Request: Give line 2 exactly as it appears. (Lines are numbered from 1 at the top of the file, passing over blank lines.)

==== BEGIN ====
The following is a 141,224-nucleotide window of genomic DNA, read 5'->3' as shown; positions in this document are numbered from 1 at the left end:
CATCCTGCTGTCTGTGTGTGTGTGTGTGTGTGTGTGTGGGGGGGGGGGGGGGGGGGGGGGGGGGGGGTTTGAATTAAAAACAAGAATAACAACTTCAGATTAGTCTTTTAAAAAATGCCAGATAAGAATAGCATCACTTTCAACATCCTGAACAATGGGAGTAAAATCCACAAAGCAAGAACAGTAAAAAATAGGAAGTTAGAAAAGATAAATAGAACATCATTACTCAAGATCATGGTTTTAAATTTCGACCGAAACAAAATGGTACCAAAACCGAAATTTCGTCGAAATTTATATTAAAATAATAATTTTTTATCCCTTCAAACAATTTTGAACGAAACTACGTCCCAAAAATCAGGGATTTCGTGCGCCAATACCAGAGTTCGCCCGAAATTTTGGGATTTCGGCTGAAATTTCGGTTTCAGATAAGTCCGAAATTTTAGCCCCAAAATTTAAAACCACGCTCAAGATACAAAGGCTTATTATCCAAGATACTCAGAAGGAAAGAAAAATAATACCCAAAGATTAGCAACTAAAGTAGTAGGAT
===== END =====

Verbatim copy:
CATCCTGCTGTCTGTGTGTGTGTGTGTGTGTGTGTGTGGGGGGGGGGGGGGGGGGGGGGGGGGGGGGTTTGAATTAAAAACAAGAATAACAACTTCAGATTAGTCTTTTAAAAAATGCCAGATAAGAATAGCATCACTTTCAACATCCTGAACAATGGGAGTAAAATCCACAAAGCAAGAACAGTAAAAAATAGGAAGTTAGAAAAGATAAATAGAACATCATTACTCAAGATCATGGTTTTAAATTTCGACCGAAACAAAATGGTACCAAAACCGAAATTTCGTCGAAATTTATATTAAAATAATAATTTTTTATCCCTTCAAACAATTTTGAACGAAACTACGTCCCAAAAATCAGGGATTTCGTGCGCCAATACCAGAGTTCGCCCGAAATTTTGGGATTTCGGCTGAAATTTCGGTTTCAGATAAGTCCGAAATTTTAGCCCCAAAATTTAAAACCACGCTCAAGATACAAAGGCTTATTATCCAAGATACTCAGAAGGAAAGAAAAATAATACCCAAAGATTAGCAACTAAAGTAGTAGGAT